"My grandpappy gave me one like this when I was a boy, it woulda come in real handy..."
The man drops his other hand into frame, revealing a makeshift bandage over a stump. Before Carol can muster a response, he violently strikes her with her face smacking the floor with a disgusting thud. The camera angle changes to a shot directly above Carol's face. The knife is tossed inches away and blood starts to stream from her mouth. The sound of urination is heard and begins to soak her collar. The man mutters with a cackle, "It's just me and you, bitch." Carol begins to sob uncontrollably as blood pools around the knife and the credit sequence starts...
Due to the strict censorship of South Korea's film ratings board, it's a foregone conclusion Clive Barker's classic screen debut fell under the scissors, so this tape is pretty much just an curious obscurity. It is a bit odd and interesting as to what was sliced and what was left in. So much remains that what was excised doesn't seem to lessen the impact. It's also funny to note how the film has always been available uncut just a relatively short distance away in Japan.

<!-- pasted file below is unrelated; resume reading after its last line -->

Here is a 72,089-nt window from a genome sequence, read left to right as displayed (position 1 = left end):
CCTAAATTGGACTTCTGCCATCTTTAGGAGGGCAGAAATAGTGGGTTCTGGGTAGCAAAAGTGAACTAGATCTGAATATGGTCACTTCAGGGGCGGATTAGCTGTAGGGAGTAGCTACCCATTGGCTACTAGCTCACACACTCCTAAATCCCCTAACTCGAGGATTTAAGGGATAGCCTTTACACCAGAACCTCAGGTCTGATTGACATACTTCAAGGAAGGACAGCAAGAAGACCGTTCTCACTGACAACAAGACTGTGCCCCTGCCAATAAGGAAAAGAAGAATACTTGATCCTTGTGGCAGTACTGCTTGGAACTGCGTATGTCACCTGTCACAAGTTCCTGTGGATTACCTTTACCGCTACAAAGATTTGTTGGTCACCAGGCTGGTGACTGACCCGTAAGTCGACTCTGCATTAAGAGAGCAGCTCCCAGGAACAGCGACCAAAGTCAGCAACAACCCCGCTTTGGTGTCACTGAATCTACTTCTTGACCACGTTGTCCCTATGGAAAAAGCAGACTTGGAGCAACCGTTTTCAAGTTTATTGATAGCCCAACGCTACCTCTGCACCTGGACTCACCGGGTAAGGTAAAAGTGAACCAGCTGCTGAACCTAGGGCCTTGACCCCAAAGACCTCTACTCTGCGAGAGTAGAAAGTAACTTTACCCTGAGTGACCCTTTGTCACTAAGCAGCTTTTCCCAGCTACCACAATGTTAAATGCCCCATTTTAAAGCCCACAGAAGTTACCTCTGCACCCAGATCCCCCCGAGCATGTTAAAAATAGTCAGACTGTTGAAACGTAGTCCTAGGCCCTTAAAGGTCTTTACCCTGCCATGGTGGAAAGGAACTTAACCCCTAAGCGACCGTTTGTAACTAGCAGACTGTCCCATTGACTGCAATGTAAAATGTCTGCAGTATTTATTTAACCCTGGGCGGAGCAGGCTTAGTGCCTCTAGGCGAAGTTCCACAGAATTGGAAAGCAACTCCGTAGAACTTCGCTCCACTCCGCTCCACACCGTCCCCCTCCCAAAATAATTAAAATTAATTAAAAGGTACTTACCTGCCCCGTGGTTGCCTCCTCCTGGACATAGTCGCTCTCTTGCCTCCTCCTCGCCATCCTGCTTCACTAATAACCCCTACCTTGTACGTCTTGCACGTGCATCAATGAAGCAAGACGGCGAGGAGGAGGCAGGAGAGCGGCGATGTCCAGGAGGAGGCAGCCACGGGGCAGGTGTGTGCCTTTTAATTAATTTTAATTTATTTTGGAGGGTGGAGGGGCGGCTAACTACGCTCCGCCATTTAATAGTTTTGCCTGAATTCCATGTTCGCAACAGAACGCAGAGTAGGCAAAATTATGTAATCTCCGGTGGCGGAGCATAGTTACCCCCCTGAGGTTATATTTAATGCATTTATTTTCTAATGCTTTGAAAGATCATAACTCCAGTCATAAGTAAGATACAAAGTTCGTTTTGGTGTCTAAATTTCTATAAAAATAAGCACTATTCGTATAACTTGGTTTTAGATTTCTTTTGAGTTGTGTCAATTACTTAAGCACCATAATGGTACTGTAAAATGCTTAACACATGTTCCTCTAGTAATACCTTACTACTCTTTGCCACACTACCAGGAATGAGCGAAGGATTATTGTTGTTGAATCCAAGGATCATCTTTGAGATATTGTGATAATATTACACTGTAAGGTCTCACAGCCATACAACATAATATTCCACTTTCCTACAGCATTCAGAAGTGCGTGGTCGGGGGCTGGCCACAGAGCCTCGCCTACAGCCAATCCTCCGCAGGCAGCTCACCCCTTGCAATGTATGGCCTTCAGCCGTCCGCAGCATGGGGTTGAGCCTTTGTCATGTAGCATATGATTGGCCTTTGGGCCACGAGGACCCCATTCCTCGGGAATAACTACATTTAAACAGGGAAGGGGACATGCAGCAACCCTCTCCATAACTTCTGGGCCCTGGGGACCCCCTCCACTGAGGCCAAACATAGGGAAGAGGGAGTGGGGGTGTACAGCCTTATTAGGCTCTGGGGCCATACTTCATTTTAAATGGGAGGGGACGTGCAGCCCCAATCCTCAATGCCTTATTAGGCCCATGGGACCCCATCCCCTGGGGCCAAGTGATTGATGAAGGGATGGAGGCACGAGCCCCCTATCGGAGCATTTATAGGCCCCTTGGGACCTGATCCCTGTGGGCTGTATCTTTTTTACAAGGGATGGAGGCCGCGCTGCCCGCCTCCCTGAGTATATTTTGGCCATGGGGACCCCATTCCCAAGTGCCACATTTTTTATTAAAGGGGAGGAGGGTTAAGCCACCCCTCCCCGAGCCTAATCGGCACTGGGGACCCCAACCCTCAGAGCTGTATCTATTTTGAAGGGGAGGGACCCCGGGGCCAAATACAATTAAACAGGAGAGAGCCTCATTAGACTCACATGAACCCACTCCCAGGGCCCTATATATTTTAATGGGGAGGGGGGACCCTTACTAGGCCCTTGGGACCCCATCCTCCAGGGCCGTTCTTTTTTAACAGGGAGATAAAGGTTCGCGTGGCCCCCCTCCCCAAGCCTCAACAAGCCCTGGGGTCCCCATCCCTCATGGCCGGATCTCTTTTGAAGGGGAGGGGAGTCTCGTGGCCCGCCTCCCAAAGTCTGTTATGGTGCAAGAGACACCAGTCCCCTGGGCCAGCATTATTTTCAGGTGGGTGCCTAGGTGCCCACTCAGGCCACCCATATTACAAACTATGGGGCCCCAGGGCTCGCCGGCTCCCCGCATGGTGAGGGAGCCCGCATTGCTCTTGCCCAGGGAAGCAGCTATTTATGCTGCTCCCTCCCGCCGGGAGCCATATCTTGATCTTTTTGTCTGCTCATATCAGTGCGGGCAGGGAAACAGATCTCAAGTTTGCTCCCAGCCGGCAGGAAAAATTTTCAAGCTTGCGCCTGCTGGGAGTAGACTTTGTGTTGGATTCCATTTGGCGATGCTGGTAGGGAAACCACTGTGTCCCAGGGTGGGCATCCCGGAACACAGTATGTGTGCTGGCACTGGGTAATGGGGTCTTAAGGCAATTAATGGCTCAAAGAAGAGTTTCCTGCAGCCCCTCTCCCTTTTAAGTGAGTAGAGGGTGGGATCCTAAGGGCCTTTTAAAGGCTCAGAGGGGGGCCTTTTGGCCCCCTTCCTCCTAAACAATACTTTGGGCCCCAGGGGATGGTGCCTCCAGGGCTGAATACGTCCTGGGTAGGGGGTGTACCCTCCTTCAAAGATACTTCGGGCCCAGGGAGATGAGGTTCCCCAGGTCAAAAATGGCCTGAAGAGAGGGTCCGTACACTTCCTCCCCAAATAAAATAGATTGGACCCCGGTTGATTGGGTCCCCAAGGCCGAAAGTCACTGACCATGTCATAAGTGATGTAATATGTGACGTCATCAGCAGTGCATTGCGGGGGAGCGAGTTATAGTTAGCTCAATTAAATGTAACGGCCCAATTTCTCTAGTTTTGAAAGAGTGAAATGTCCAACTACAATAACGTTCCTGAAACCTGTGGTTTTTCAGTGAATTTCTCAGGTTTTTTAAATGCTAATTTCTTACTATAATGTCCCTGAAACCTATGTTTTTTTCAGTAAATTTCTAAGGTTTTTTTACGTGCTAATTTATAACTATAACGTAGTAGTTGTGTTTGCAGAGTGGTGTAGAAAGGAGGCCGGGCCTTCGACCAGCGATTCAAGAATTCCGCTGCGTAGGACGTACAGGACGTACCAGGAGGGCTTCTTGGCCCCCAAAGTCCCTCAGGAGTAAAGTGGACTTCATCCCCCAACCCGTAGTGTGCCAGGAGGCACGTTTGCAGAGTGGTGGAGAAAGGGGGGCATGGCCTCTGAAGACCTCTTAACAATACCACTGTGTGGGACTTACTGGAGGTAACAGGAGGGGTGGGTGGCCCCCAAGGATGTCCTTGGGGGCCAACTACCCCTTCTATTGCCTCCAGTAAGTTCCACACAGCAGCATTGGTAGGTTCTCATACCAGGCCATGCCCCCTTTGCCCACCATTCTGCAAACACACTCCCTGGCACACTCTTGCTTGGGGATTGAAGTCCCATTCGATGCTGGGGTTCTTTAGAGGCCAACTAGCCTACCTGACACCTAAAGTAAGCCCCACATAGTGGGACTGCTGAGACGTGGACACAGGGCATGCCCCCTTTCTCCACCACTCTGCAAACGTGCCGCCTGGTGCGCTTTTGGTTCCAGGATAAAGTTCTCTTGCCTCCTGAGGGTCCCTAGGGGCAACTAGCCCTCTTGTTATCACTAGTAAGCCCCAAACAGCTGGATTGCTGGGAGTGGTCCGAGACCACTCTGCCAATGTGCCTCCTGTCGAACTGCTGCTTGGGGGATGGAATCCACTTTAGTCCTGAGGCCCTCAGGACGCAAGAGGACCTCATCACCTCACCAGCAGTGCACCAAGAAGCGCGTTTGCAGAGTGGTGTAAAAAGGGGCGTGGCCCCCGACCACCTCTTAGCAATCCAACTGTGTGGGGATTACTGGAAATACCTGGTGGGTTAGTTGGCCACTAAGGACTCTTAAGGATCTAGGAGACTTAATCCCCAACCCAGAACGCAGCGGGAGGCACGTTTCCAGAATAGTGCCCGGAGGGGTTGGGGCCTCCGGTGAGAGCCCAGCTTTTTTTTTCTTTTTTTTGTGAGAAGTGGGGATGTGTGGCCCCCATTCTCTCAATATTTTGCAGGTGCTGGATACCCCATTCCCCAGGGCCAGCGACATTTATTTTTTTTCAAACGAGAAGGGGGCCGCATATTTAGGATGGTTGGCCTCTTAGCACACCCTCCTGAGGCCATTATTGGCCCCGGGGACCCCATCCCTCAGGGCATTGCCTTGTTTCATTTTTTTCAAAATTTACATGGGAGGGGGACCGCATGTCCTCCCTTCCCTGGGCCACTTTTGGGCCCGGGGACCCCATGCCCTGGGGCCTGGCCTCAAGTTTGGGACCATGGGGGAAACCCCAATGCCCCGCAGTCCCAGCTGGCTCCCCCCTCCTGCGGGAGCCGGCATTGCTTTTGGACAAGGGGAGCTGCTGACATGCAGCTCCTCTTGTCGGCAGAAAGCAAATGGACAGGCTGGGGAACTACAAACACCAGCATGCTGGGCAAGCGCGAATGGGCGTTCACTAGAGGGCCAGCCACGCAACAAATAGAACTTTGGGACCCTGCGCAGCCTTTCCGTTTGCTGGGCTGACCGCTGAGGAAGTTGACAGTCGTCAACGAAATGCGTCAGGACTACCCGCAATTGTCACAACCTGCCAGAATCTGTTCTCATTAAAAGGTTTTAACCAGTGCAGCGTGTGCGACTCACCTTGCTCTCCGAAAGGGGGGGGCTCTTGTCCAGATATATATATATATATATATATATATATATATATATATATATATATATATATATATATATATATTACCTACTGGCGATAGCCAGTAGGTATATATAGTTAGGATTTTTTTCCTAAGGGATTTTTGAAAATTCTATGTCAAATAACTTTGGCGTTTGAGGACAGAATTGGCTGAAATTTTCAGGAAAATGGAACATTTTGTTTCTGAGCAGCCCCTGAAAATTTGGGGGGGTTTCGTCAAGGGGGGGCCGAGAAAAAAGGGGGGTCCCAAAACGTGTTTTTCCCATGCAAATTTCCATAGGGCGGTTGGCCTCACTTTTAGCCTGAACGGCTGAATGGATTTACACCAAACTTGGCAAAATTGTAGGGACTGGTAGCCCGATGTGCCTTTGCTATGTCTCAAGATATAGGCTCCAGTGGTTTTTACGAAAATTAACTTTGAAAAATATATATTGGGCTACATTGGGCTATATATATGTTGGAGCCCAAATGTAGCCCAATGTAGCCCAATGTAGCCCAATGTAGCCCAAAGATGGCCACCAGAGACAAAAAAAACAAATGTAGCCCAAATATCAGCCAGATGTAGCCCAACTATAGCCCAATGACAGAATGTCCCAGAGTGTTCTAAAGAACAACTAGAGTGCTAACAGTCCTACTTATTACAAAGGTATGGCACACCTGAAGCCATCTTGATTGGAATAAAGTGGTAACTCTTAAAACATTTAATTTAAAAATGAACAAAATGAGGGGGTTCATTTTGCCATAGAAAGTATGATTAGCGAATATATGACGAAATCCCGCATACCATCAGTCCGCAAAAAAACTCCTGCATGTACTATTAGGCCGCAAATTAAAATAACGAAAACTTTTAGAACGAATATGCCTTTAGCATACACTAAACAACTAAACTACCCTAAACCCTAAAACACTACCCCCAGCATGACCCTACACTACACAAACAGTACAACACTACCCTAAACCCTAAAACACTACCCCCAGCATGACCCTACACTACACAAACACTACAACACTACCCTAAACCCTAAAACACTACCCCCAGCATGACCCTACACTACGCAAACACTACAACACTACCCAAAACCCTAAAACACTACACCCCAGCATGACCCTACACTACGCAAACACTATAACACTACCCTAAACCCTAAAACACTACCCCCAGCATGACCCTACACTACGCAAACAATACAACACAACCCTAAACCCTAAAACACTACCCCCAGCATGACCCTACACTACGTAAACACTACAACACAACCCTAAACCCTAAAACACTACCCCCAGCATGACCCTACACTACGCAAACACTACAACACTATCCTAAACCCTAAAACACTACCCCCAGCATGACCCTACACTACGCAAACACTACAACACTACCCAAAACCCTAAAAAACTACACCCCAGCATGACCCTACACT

Frank's initial meeting with the box is missing the last of the three "hook-into-flesh" digs.
Afterward the short tracking shot of the jumbled mess that once was Frank and Pinhead's hand sorting through the gore to find pieces of his ripped apart face is missing. The shot of Pinhead placing the pieces together is intact.